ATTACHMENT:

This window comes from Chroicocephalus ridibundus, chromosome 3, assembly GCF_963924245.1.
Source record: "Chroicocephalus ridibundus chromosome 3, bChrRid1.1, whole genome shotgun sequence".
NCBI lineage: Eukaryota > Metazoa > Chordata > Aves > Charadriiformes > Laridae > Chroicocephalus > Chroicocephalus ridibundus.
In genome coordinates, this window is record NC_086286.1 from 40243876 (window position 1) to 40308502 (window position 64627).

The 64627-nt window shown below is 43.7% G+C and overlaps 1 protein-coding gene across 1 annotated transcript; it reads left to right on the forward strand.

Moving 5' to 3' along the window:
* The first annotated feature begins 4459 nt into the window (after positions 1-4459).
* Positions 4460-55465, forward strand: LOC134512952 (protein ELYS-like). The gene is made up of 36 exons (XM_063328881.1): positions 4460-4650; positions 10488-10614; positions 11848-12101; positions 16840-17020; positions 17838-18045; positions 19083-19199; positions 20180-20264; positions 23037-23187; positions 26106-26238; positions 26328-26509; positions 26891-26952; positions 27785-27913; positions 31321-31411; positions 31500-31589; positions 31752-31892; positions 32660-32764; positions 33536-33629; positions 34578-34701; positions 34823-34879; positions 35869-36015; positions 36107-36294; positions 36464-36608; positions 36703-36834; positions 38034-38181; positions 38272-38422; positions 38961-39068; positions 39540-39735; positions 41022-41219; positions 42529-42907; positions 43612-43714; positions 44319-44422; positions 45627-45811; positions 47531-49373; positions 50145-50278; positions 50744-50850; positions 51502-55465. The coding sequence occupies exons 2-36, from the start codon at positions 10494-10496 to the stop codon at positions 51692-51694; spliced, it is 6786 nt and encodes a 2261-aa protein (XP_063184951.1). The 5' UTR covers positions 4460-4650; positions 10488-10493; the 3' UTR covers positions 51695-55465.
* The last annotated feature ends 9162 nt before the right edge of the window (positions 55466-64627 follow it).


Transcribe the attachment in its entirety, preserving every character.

This window comes from Chroicocephalus ridibundus, chromosome 3, assembly GCF_963924245.1.
Source record: "Chroicocephalus ridibundus chromosome 3, bChrRid1.1, whole genome shotgun sequence".
NCBI lineage: Eukaryota > Metazoa > Chordata > Aves > Charadriiformes > Laridae > Chroicocephalus > Chroicocephalus ridibundus.
In genome coordinates, this window is record NC_086286.1 from 40243876 (window position 1) to 40308502 (window position 64627).

The 64627-nt window shown below is 43.7% G+C and overlaps 1 protein-coding gene across 1 annotated transcript; it reads left to right on the forward strand.

Moving 5' to 3' along the window:
* The first annotated feature begins 4459 nt into the window (after positions 1-4459).
* Positions 4460-55465, forward strand: LOC134512952 (protein ELYS-like). The gene is made up of 36 exons (XM_063328881.1): positions 4460-4650; positions 10488-10614; positions 11848-12101; positions 16840-17020; positions 17838-18045; positions 19083-19199; positions 20180-20264; positions 23037-23187; positions 26106-26238; positions 26328-26509; positions 26891-26952; positions 27785-27913; positions 31321-31411; positions 31500-31589; positions 31752-31892; positions 32660-32764; positions 33536-33629; positions 34578-34701; positions 34823-34879; positions 35869-36015; positions 36107-36294; positions 36464-36608; positions 36703-36834; positions 38034-38181; positions 38272-38422; positions 38961-39068; positions 39540-39735; positions 41022-41219; positions 42529-42907; positions 43612-43714; positions 44319-44422; positions 45627-45811; positions 47531-49373; positions 50145-50278; positions 50744-50850; positions 51502-55465. The coding sequence occupies exons 2-36, from the start codon at positions 10494-10496 to the stop codon at positions 51692-51694; spliced, it is 6786 nt and encodes a 2261-aa protein (XP_063184951.1). The 5' UTR covers positions 4460-4650; positions 10488-10493; the 3' UTR covers positions 51695-55465.
* The last annotated feature ends 9162 nt before the right edge of the window (positions 55466-64627 follow it).